Victorian Government moves to officially wipe the proposed Port of Melbourne truck tax from the books
By Brad Gardner | December 8, 2011
The Victorian Government has moved to officially wipe a proposed Port of Melbourne truck tax from the books, introducing an amendment to replace it with a licence fee.
Ports Minister Denis Napthine yesterday introduced the Port Management Amendment (Port of Melbourne Corporation Licence Fee) Bill to kill off the former government’s planned freight infrastructure charge, which would have applied a toll to trucks accessing the East or West Swanson terminals.
The charge was due to begin this year and revenue would be used to fund infrastructure projects outlined in the now defunct Victorian Transport Plan.
Napthine says the Port of Melbourne will now bear the impost through an annual licence fee starting at $75 million on July 1, 2012. It will rise along with inflation, and Napthine says the money will be used on infrastructure projects to improve the state’s productivity.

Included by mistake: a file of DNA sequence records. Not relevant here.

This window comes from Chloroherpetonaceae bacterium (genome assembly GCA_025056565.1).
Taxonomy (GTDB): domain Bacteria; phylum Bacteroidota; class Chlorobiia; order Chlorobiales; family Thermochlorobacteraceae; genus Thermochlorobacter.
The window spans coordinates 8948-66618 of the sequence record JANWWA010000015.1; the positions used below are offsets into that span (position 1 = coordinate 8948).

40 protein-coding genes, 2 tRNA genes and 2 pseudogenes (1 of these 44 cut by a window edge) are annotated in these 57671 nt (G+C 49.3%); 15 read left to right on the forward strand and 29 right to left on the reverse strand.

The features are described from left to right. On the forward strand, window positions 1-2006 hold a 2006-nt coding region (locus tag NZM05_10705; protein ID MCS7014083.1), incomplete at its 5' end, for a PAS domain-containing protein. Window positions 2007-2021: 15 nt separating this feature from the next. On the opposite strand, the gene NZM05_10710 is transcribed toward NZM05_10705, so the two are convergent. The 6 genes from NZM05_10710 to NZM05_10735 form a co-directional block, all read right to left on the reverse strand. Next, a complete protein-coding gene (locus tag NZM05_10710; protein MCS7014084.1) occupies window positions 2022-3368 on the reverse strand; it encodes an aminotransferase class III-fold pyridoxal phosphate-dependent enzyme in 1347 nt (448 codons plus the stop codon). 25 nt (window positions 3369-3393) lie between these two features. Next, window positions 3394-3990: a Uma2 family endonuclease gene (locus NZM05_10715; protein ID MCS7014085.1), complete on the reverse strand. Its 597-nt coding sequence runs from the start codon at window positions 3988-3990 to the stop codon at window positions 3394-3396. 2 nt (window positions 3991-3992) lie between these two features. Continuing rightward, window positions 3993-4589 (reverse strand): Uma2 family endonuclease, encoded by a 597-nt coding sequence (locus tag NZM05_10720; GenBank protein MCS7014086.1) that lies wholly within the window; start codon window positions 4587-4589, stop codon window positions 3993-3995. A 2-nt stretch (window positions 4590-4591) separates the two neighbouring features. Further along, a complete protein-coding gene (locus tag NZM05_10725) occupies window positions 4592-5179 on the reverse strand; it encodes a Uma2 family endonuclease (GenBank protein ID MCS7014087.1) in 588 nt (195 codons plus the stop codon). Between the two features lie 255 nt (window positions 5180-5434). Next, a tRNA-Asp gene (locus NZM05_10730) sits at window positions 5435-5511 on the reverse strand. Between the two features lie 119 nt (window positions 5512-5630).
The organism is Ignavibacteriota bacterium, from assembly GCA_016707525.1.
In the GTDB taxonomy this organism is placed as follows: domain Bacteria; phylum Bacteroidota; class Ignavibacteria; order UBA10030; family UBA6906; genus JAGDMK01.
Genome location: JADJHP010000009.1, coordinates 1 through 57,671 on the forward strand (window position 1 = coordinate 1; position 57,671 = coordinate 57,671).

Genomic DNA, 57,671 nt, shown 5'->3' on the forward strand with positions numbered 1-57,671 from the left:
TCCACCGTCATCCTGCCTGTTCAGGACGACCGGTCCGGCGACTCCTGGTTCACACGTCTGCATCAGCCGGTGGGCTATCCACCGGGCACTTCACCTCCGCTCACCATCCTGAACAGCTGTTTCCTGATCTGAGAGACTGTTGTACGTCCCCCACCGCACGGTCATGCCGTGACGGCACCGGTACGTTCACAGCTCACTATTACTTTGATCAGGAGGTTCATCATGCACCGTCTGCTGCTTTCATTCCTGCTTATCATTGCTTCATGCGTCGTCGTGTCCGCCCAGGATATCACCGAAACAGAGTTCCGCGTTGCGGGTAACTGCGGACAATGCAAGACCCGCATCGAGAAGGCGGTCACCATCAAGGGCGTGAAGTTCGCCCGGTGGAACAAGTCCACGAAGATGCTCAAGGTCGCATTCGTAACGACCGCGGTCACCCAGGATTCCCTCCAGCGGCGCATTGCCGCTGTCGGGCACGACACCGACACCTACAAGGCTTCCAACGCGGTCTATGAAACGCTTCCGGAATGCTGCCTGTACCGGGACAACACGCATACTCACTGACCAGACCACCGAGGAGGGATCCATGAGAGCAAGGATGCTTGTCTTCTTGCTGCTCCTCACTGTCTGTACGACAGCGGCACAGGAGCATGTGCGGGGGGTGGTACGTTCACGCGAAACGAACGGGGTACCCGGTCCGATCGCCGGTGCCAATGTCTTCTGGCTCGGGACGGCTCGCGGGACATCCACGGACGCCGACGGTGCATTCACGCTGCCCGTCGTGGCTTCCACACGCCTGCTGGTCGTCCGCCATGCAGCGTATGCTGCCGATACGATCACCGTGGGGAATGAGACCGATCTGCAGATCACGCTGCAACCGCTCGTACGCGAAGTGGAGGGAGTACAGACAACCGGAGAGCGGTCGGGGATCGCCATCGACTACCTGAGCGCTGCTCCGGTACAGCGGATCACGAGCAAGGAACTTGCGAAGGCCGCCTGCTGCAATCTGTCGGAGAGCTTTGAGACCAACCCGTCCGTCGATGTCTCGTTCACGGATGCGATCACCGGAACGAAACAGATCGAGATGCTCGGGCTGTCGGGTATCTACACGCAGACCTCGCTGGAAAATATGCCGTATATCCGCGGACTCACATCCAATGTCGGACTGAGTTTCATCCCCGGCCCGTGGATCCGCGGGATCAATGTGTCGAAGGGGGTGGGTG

The trucking industry lobbied furiously against the toll, which would have cost $140-$180 for each truck entering the port. Napthine says operators would have been unfairly targeted.
“The FIC (freight infrastructure charge) presented a real threat to Victoria’s competitive advantage in the freight sector along with the livelihoods of smaller, family-run truck operators. It would have significantly disadvantaged exporters and transport operators in rural and regional Victoria,” he says.
He labelled the charge “a looming regulatory burden” and likened it to Victoria’s troubled public transport ticketing system, Myki.
“The tolling system required to collect the FIC would have cost more than $100 million to set up and run – an amount well in excess of projected revenue in the first year. It was an ill-considered proposal with shades of Myki for trucks,” Napthine says.
“By contrast the port licence fee will be relatively cheap to implement and efficient to administer.”
The government estimates revenue over the first three years of the licence fee will be similar to the FIC and will come without the cost of running a tolling system.
Victoria’s economic regulator, the Essential Services Commission, will be responsible for monitoring and assessing how the port goes about recovering the fee from port users.
Premier Ted Baillieu earlier this year announced his government would not support the FIC, a move the Victorian Transport Association welcomed. Its Deputy CEO, Neil Chambers, claimed small and medium sized businesses would go broke under the scheme.
The VTA threatened to fight the government at every turn if it moved ahead with the charge, while the Victorian Employers Chamber of Commerce and Industry and the Victorian Farmers Federation also campaigned against the plan.
Debate on the Bill has been adjourned until December 21.